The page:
No. 2 (1919-21) [42:51]
Pour une fête de printemps (1921) [11:41]
in F (1926) [14:11]
National Orchestra/Stéphane Denève
Henry Wood Hall, Glasgow, UK 30 May-1 June 2007 (Symphony, Pour une fête
de printemps) and 2-4 May 2006 (Suite) DDD.
This disc is the second installment in this enterprising label’s
series of Roussel symphonies conducted by Stéphane Denève,
coupled with other of his works. Welcome it is, too!
is primarily known for his Third and Fourth symphonies and his
ballets Bacchus et Ariane and Le Festin de l’araignée
(The Spider’s Feast). While Roussel’s First Symphony
is impressionistic in nature and his last two works in the genre
are much more neo-classical, the Symphony No. 2 is really a transitional
work. It is more densely scored than his later works and more
complex in form. It does not reveal its secrets as easily as
the later symphonies. However, after a couple hearings, one recognizes
this as a genuine work of the composer. As Richard Whitehouse
points out in his excellent notes in the CD booklet, the symphony
has never caught on in the way that some of Roussel’s other compositions
have. It is certainly a darker piece than his other symphonies
and leaves a powerful impression on the listener. It is well
orchestrated with important parts for the brass and winds. The
horn theme in the first movement (Lent) at 7:53 and 14:20 that recurs
in the second movement (Modéré) on trumpet at 7:57
is particularly memorable. All three movements end quietly and
contain lyrical elements in the strings. Although the finale
(Très lent) begins slowly, it later introduces a rhythmic
figure that is played by the woodwinds and strings. Then the
horns burst forth with it and finally the whole orchestra picks
it up. This serves a function similar to the horn and trumpet
theme in the first two movements and lends unity to the piece,
which otherwise might seem a bit discursive. The symphony ends
with a nice horn solo. Denève and the orchestra play the
symphony as to the manner born, for Denève’s work with the Scottish
orchestra has been impressive and continues to be. He already
contributed a superb account of the well known Third Symphony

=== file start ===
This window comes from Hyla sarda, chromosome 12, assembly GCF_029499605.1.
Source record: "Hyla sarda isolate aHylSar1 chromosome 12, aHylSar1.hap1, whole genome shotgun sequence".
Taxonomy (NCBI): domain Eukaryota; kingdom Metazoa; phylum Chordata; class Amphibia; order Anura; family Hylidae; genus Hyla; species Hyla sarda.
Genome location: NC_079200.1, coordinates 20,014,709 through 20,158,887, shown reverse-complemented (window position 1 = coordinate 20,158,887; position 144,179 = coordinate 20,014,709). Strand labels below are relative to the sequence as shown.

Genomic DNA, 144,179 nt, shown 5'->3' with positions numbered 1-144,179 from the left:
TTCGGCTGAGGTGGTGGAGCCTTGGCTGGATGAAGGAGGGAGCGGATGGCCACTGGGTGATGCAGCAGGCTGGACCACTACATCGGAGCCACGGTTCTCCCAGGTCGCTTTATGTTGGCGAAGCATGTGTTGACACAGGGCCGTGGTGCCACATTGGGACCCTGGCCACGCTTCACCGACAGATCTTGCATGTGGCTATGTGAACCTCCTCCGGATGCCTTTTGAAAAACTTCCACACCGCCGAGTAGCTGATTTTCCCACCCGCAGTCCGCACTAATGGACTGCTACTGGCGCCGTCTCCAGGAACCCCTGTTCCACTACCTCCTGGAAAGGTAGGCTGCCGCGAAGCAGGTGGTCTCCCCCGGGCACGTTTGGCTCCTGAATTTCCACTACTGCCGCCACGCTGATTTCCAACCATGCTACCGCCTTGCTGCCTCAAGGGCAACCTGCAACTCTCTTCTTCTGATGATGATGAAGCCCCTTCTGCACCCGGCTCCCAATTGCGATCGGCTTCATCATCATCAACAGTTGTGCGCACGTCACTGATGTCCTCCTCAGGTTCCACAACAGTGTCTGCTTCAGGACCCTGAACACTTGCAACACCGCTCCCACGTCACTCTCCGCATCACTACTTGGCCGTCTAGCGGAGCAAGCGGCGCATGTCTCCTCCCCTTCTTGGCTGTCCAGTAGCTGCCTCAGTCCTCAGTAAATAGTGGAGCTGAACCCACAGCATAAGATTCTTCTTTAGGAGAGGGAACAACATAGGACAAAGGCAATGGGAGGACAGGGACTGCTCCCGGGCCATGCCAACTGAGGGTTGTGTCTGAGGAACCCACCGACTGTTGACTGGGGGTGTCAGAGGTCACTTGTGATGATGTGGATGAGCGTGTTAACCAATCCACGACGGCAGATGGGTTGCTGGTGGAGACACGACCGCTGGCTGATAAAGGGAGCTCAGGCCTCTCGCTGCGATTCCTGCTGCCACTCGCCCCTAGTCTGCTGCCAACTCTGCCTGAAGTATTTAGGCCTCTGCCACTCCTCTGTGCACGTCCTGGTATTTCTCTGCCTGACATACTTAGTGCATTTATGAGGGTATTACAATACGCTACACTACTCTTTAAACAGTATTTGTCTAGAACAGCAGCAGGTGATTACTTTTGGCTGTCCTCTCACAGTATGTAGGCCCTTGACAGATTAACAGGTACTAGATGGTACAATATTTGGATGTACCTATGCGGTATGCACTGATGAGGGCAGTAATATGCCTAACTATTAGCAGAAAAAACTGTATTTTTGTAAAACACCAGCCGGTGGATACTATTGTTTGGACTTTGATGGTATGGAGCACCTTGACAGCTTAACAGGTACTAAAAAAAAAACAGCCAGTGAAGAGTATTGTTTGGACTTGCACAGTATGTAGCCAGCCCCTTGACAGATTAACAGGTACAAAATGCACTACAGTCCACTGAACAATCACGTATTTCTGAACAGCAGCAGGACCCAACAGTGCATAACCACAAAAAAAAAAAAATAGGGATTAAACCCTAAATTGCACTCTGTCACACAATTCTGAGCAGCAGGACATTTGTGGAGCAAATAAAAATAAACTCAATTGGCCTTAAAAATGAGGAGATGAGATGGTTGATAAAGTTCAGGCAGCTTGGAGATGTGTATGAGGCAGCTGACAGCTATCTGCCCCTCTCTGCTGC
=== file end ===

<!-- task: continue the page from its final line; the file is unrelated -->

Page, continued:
and Bacchus et Ariane ballet (see
review). His main competition in the symphony at hand comes
from the series by Christoph Eschenbach and the Orchestre de Paris.
I have not heard that recording, but it, too, has received excellent
reviews. Charles Dutoit’s recordings of all the symphonies are
also highly regarded.
The other works on the CD are more than mere fillers. The
first item the tone poem Pour une fête de printemps,
written about the same time as the symphony, resembles the symphony
in its sound, although it is not as dark as the larger work.
The Suite in F represents the jovial side of the more familiar
Roussel in that it was composed during his later, neo-classical
period. It is in three movements (Prélude, Sarabande
and Gigue) that recall earlier, Baroque forms. Nonetheless,
as Whitehouse states, “its abrasive harmonies, motoric rhythms
and pungent humour evince a distinctly ‘contemporary’ feel.”
As in other later Roussel the orchestration here is more transparent
and the construction tauter and more economical.
All three works
on the disc receive superb performances and the recorded sound
is also very good. If you don’t know these pieces, this is a
most economical way to experience them. I can highly recommend
this CD to anyone interested in Roussel or twentieth-century French
orchestral music regardless of price.
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